The number of cases of measles in the United States this year has surpassed 1,000, the US Department of Health and Human Services said Wednesday. The agency said there have been 1,001 cases so far this year.
That's 20 more cases than the US Centers for Diseases Control and Prevention reported on Monday in its weekly national update. This year, which is barely half over, has the greatest number of cases in a single year in nearly three decades.
"The Department of Health and Human Services has been deeply engaged in promoting the safety and effectiveness of vaccines, amid concerning signs that there are pockets of undervaccination around the country," said US Health and Human Services Secretary Alex Azar said in a statement.
"The 1,000th case of a preventable disease like measles is a troubling reminder of how important that work is to the public health of the nation," Azar continued.
The number of cases this year is the highest since 1992 when there were 2,237 cases of the highly contagious illness reported in the United States. It's the highest number of cases in a single year since it was eliminated nationwide in 2000, meaning it was no longer continuously transmitted in the country.
Cases have been reported in more than half of US states. New York has been the largest contributor to this year's unfortunate milestone with nearly 700 cases of measles reported this year in the state.
Most of those cases have been in Orthodox Jewish communities In Brooklyn and Queens with low vaccination rates. The New York City Health Department reported that as of June 3 there had been 566 confirmed cases in those areas since September.
Clark County in Washington state had the second-largest outbreak in the US this year with more than 70 cases reported.
Measles is one of the most highly contagious diseases in existence, spreading through coughing and sneezing, and can linger in the air for up to two hours. If someone who is not immune to the virus breathes the air or touches an infected surface, they can become infected, according to the CDC.
Once a person has measles, about 90% of close contacts who are susceptible to it will develop the disease. Early on, measles can be confused for other viral illnesses such as the flu. But the red blotchy rash that comes with it may help set it apart.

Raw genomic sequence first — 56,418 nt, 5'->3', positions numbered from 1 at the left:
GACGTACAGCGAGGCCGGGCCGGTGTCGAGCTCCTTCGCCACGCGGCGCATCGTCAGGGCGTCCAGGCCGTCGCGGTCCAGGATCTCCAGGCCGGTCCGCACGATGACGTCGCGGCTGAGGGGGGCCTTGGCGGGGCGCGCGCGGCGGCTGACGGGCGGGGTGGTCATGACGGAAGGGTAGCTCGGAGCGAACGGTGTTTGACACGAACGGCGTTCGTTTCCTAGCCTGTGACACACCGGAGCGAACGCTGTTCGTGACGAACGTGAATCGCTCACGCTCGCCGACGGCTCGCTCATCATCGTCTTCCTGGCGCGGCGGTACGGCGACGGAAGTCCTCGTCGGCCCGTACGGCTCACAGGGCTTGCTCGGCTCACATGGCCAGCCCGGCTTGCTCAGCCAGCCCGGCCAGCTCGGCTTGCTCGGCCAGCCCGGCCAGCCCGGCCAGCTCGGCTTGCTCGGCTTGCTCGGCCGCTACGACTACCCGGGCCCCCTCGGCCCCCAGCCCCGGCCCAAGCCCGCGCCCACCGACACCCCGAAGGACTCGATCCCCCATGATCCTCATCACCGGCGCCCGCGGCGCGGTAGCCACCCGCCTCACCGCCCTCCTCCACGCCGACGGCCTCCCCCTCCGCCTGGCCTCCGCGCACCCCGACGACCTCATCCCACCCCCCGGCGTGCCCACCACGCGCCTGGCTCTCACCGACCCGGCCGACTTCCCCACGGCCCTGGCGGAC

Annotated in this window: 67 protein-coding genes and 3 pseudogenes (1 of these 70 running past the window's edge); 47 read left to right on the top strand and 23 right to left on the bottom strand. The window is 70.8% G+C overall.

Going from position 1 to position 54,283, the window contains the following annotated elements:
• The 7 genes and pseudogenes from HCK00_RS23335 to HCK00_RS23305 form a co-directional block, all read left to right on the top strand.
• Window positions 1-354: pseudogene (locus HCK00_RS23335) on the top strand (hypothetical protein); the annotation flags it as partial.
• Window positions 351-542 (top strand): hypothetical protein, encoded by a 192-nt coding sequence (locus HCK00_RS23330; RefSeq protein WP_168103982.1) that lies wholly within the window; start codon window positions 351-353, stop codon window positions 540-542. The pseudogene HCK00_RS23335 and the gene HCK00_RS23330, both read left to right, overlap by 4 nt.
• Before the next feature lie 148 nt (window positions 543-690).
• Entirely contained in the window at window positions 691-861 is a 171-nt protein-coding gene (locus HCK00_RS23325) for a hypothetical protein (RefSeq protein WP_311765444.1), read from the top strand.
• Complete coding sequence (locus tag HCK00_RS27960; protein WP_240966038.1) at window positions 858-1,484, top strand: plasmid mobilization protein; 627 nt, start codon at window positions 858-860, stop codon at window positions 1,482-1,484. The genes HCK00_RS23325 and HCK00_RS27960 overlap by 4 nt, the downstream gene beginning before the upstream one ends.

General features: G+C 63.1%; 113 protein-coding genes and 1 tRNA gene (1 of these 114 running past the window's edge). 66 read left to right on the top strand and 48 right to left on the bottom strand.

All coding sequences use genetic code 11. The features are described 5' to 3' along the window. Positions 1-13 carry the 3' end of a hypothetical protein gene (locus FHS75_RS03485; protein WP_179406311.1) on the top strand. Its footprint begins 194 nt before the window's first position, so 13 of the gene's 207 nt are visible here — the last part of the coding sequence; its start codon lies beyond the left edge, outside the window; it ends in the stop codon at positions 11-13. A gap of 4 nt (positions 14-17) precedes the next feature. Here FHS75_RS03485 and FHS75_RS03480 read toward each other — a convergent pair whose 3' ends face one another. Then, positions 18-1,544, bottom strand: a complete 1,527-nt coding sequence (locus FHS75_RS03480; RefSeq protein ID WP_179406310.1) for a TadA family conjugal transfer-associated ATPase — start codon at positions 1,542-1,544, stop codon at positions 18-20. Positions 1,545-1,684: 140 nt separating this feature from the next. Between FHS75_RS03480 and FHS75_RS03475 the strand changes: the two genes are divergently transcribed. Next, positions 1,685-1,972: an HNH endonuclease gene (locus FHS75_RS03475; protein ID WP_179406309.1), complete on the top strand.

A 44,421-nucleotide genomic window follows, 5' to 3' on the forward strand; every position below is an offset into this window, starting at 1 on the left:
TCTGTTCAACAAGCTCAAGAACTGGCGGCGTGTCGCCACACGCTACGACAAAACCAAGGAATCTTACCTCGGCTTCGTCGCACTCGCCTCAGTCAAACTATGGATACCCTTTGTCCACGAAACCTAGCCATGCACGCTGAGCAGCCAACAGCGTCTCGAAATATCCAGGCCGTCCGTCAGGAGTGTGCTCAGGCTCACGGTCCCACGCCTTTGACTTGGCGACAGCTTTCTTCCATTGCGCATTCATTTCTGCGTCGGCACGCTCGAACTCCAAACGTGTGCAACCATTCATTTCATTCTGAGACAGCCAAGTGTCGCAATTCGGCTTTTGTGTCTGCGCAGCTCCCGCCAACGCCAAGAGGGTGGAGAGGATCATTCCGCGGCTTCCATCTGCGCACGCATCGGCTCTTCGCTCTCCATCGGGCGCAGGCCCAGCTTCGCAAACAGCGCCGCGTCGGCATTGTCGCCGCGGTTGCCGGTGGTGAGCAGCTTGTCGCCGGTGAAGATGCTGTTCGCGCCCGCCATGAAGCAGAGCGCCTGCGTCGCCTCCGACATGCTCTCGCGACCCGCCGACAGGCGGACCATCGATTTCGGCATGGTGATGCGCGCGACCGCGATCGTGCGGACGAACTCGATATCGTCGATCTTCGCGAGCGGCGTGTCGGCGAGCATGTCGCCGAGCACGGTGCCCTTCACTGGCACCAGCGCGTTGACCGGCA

The virus often manifests as a combination of high fever -- as high as 105 degrees Fahrenheit -- along with cough, runny nose and pink eye, according to Dr. Julia S. Sammons, a pediatric infectious disease specialist and medical director of the Department of Infection Prevention and Control at the Children's Hospital of Philadelphia.
To protect yourself, doctors recommend immediate vaccination. Other steps: wash hands often or using sanitizer, avoid touching your eyes and mouth, disinfect surfaces and toys with standard household products, and refrain from coming into close contact or sharing silverware with anyone who's sick.
And if you have to cough or sneeze, use your sleeve or a tissue -- but not your hands, the CDC says.
The cases in the Unites States have been imported from international travel. Local outbreaks begin when the highly contagious illness spreads to those who are not immune to the virus due to a lack of vaccination. With the busy summer travel season just about to get underway there's concern about continued importation of measles among vacationers.
In his statement, Azar noted that the CDC has implemented an internal management structure to respond to the outbreaks, created toolkits to address vaccine hesitancy, and reached out to rabbinical and other associations with credible vaccine information.
"We cannot say this enough: Vaccines are a safe and highly effective public health tool that can prevent this disease and end the current outbreak," Azar said. "The measles vaccine is among the most-studied medical products we have and is given safely to millions of children and adults each year. I encourage all Americans to talk to your doctor about what vaccines are recommended to protect you, your family, and your community from measles and other vaccine-preventable diseases."